A DNS server is one of the most integral parts of the entire system that allows anyone connected to the internet to access websites and connect to servers. A DNS server is responsible for translating the web address that a person enters into their internet browser’s URL box into an IP address that their computer can easily connect to, allowing them to view and surf the website. In some cases, the DNS server a user is connected to may stop responding to their computer’s requests, resulting in them completely losing any and all access to the internet.
If the DNS server that your computer uses stops responding, you will be completely cut off from the internet, and if you haven’t been living under a rock for the past two decades, you know just how big of a problem that can be. Your DNS server may stop responding either because of an issue on your side (an issue with your computer or router) or a problem with the DNS server your internet connection uses. Fortunately, there are quite a few different methods that you can use on your own to try and fix this problem. The following are some of the most effective solutions that can be used to fix the DNS server not responding problem:
Solution 1: Disable any extra network connections on your computer
Open the Control Panel. Click on View network status and tasks under Network and Internet to open the Network and Sharing Center. In the Network and Sharing Center, click on Change adapter settings in the left pane.
Locate any extra connections that are listed – connections other than the one that is used by your computer to connect to the internet. If any such connections exist, right-click on each of them one by one and click on disable. If you are prompted for administrator confirmation or a password, confirm the action by doing what is required of you.
Solution 2: Power cycle both your router and your computer
Power cycling both your computer and your router can reset their static memories and potentially fix the DNS server not responding issue. To power cycle your router and your computer, unplug each of the two devices from their power sources and then leave them in an unplugged state for anywhere between 60 – 90 seconds. Once the time is up, plug them back into their power sources, boot them up, wait for them to start up completely and then try opening a website in order to determine whether or not the DNS server not responding issue still persists.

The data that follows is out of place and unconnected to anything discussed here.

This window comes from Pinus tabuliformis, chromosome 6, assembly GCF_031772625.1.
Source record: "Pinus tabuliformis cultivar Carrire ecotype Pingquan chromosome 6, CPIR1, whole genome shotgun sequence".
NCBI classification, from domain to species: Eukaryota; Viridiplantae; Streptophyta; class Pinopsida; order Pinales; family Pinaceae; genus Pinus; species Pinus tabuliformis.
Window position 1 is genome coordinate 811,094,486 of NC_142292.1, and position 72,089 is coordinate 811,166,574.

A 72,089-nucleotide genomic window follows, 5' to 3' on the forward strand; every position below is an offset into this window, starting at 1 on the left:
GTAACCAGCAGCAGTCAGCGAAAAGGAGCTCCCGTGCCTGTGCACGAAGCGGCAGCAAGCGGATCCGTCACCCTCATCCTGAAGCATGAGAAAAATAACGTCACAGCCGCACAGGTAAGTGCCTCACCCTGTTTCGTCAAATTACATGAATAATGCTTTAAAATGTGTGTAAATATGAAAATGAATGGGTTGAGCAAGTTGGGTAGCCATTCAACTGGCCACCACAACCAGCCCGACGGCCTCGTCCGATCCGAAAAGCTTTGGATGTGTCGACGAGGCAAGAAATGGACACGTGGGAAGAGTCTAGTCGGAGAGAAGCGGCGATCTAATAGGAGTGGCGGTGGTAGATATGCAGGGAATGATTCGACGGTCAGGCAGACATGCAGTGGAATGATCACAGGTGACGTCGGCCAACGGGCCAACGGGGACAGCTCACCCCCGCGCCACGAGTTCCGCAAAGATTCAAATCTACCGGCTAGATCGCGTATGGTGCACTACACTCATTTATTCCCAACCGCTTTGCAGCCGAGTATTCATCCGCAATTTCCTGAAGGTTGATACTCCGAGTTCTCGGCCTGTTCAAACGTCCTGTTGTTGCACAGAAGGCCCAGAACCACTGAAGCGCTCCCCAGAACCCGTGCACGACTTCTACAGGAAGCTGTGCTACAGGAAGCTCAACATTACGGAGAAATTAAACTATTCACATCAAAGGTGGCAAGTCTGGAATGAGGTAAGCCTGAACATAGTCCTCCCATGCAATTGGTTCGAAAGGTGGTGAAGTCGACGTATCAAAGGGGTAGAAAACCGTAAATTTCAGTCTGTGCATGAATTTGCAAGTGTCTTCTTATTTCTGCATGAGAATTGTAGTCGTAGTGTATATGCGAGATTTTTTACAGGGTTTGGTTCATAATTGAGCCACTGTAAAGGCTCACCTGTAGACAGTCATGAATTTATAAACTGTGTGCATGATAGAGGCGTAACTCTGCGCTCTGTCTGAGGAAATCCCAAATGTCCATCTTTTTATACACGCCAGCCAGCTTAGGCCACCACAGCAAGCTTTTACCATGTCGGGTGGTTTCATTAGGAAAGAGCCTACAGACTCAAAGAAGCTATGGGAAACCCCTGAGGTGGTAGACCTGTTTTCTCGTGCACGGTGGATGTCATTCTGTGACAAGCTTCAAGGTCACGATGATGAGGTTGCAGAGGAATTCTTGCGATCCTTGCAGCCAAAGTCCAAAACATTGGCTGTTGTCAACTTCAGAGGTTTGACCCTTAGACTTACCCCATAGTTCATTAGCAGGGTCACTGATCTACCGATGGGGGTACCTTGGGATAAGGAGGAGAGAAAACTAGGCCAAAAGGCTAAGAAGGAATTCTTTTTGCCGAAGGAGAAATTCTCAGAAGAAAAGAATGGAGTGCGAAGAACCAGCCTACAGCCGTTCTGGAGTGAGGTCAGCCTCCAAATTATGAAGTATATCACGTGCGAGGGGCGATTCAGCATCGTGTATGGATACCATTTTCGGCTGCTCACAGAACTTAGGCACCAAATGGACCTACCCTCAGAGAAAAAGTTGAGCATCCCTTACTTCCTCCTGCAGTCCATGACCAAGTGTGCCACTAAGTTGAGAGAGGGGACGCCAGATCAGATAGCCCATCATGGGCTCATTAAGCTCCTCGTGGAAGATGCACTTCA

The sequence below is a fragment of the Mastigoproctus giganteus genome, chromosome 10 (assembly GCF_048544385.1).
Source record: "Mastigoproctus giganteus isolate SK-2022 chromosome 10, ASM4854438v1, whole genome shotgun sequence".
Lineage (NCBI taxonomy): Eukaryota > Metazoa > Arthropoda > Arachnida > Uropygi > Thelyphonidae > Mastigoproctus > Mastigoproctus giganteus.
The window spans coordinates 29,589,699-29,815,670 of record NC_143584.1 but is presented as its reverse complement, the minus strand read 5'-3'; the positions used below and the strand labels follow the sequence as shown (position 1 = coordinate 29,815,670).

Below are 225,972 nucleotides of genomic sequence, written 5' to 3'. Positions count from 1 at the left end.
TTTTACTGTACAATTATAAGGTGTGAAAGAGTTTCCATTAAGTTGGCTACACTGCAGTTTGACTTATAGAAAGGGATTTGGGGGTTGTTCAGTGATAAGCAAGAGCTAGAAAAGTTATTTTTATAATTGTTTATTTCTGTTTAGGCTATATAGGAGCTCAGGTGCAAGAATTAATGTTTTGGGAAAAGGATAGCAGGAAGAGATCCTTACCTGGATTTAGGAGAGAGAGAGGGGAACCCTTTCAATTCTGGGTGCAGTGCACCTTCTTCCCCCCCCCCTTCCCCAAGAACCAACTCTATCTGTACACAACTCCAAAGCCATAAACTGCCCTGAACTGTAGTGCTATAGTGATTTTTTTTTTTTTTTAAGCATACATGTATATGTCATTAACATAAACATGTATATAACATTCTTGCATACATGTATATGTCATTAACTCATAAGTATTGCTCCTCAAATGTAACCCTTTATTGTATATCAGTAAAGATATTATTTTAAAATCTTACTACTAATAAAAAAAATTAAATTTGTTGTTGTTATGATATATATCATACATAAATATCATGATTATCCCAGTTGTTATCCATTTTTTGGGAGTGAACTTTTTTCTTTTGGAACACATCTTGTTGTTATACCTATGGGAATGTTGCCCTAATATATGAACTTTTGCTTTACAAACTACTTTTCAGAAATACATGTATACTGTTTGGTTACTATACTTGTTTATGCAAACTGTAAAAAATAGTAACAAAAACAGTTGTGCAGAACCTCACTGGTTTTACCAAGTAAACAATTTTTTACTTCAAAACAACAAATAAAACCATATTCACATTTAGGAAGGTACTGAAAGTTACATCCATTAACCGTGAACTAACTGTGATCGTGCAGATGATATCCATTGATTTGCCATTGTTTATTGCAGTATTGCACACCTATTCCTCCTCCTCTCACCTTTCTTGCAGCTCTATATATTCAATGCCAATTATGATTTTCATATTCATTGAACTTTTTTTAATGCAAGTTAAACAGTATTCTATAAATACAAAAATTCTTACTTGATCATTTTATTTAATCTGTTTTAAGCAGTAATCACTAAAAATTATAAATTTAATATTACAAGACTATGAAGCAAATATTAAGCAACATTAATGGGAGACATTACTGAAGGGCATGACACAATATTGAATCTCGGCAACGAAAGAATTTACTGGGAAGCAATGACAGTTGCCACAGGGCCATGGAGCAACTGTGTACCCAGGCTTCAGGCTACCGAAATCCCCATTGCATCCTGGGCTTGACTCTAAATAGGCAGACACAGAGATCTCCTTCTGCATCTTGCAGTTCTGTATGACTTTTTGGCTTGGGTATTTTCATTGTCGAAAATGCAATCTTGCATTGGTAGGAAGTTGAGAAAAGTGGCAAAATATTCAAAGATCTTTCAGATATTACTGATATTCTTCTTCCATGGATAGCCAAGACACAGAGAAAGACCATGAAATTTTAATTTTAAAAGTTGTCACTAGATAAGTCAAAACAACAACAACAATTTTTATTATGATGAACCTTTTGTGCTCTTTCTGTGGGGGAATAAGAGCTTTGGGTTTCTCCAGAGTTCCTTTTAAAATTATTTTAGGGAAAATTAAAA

Solution 3: Flush your DNS and reset your DNS settings
Click Start -> Type cmd -> Right Click cmd and choose “Run As Administrator”
Type ipconfig /flushdns into the Command Prompt and press Enter.
Type ipconfig /registerdns into the Command Prompt and press Enter.
Type ipconfig /release into the Command Prompt and press Enter.
Type ipconfig /renew into the Command Prompt and press Enter.
Type netsh winsock reset into the Command Prompt and press Enter.
After this restart the system. Close the Command Prompt.
Try connecting to the internet and opening a website. Flushing their DNS and resetting their DNS settings has solved the DNS server not responding issue for many people who have been affected by it.
Solution 4: Change your DNS server addresses
If you have not succeeded with fixing this problem using the solutions mentioned above, there is a good chance that using a different DNS server than the one that is not responding to your computer’s requests will get the job done. To change the DNS server that your computer uses, you need to change the DNS server addresses that have been configured into your network connection’s internet settings. To do so, you need to:
Right-click on the Network icon in your computer’s notification area and click on Open network and sharing center.
Click on Local Area Connection.
Click on Properties.
Click on Internet Protocol Version 4 (TCP/IPv4) to highlight it.
Click on Properties.
Enable the Use the following DNS server addresses option by clicking on the checkbox beside it.
If you want to use Google’s DNS servers as your new DNS servers, set 8.8.8 as your Preferred DNS server and 188.8.131.52 as your Alternate DNS server. If you want to use the DNS servers of OpenDNS – an open-source DNS service, on the other hand, set 184.108.40.206 as your Preferred DNS server and 220.127.116.11 as your Alternate DNS server. Any of these two selections are guaranteed to work. Once you are done changing your network connection’s DNS server preferences, make sure that you check the Validate settings upon exit option on your way out.
Click on OK. Also click on OK in the Local Area Connection Properties
Try to connect to the internet and open a website. Your internet connection should have been restored.
Also check out the other guide specifically focused on updating DNS Servers: DNS Issues
Solution 5: Reset your router
If all else fails, the last of the most effective solutions that you can use to try and fix the DNS server not responding problem is to reset your router. Resetting your router, as simple as it may be, will lead to all of your router’s preferences and settings being reset, which means that when you boot it up after the reset, it will be as though you were booting it up for the very first time. After the reset, you will have to reconfigure all of your router’s settings to your preferences, including your WiFi network’s name and password. To reset your router, you need to:
Get your hands on a paperclip or a pin or any other pointy object.
Locate the recessed Reset button on your router. This button is basically a tiny hole normally located at the back of a router with the term Reset written above or below it.
Put the pointy end of the pointy object you acquired into the Reset button and push it all the way in. Press and hold the button for a good few seconds. This will successfully reset your router.
Once the router has been reset, restart it and then start reconfiguring it.